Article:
This kind of customer service channel can be hugely beneficial for business. Without tons of calls coming through your phone line, there’s no need to staff more employees to handle the large volume. Agents can instead work at their own pace to plug away at emails and messages. Without the expectation of an instant reply, your employees will feel less pressure and more confidence in their abilities to problem solve.

Asynchronous customer service channels can also be beneficial when handling image files. A customer can opt to send in a screenshot of an error message they received, or attach a photo of their defective product. This works both ways – agents can send back instruction manuals or guides to help solve common issues.

There are downsides to this kind of customer service channel, though. The lack of fast responses can frustrate customers who need help immediately. Not everyone is good at explaining their concerns via text, either. Tone can be difficult to track in such messages, making it tough to solve problems. A lot can get lost in translation, even if you’re speaking the same language.

The Right Channel for Your Business

Take time to assess the customer communication channels available for your company. Each method has its positives and negatives, so you’ll need to decide which ones work best for you and your customer. We recommend incorporating both synchronous and asynchronous channels into your customer service strategy so that customers can choose the form of communication they prefer most.

It’s the best way to keep customers satisfied in their moments of need. Using both types of channels can make customer service more efficient. A call center or live chat can offer customers the immediate support they need, while an email or social media message allows users to connect on their terms. Both options offer wraparound customer support. Customers will always be able to contact you when they need to. This sends a powerful message: you care about your customers and you’re eager to keep them happy.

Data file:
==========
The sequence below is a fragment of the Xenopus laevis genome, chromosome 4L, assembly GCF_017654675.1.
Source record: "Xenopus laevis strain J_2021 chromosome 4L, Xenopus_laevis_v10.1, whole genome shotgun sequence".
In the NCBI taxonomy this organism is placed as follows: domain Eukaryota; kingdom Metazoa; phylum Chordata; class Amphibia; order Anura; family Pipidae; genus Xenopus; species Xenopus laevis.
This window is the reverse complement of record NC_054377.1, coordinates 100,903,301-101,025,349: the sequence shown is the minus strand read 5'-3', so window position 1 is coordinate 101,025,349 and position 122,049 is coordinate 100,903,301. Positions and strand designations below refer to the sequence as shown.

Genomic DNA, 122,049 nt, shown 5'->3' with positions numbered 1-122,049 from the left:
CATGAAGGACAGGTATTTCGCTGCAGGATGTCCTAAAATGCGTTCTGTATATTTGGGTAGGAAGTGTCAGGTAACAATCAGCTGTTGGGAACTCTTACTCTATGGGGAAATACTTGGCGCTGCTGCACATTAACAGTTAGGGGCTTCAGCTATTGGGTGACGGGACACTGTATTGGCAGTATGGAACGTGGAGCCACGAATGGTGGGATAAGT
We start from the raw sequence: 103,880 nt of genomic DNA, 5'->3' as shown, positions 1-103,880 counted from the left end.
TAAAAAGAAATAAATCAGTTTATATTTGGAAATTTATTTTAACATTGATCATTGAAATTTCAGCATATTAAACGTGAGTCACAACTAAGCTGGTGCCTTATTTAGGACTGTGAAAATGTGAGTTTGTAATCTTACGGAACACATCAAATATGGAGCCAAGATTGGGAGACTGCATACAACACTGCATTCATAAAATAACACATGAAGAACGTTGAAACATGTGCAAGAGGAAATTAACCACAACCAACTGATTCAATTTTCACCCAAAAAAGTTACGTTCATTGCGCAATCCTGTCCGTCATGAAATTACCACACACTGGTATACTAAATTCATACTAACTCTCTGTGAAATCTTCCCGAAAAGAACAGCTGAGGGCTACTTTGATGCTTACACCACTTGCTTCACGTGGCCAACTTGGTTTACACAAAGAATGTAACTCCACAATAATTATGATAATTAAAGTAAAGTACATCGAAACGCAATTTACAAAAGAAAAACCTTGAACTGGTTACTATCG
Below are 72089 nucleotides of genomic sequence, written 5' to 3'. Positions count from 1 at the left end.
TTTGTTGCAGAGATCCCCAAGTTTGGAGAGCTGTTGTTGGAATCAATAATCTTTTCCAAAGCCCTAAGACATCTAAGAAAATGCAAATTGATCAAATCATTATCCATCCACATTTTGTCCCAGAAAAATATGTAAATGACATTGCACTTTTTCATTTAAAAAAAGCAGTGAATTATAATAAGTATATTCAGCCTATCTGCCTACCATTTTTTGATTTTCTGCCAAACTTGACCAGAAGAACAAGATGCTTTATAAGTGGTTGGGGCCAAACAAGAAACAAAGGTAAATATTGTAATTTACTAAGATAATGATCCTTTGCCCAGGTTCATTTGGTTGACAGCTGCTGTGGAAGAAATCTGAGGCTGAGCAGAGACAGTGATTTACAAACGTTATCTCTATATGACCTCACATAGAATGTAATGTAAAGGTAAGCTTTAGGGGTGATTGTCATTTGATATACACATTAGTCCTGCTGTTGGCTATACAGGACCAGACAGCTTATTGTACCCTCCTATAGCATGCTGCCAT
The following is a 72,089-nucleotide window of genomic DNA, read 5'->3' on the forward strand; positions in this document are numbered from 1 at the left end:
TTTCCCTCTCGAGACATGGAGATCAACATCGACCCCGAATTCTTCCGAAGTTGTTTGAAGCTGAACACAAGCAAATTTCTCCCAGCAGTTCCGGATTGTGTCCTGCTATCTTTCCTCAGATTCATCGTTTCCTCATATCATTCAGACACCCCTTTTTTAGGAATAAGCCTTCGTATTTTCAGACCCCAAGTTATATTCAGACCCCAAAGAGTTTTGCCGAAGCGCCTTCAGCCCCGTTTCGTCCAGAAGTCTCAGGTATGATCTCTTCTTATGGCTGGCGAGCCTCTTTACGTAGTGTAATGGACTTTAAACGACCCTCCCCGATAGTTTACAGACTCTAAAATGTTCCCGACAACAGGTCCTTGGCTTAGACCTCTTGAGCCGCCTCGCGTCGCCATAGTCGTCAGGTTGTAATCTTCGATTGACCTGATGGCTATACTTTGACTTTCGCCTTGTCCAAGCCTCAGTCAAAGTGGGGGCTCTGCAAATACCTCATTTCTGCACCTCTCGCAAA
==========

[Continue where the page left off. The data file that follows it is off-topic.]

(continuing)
They say you can’t please everyone, but multi-channel customer service strategies strive to do just that. Combine the channels that make the most sense for your business, and you’ll be ready to tackle any customer service challenge that comes your way.

The Right Partner for Your Customer Service Channels

The perfect combination of customer service channels will be worthless without quality employees to staff them. For all the perks that synchronous and asynchronous channels offer, they are inadequate if they’re not operated by experienced and highly-trained representatives. Whether you’re hoping to handle all customer service communication via email and live chat or prefer to operate over the phone, the right employee can make all the difference. Fail to find the right fit and it won’t matter how efficient your channels are – customers will be frustrated by the human behind the screen or at the end of the line.

The takeaway? Your customer service strategy should always hinge on quality people with a dedication to service. They’ll be your secret weapon, regardless of which kind of customer service channels you opt to use.

Additional chapters in our Customer Service guide:

Chapter 1: Setting A Winning Strategy

Chapter 3: Making Customer Service Your Secret Weapon

Chapter 4: Four Customer Service Tools Every Business Needs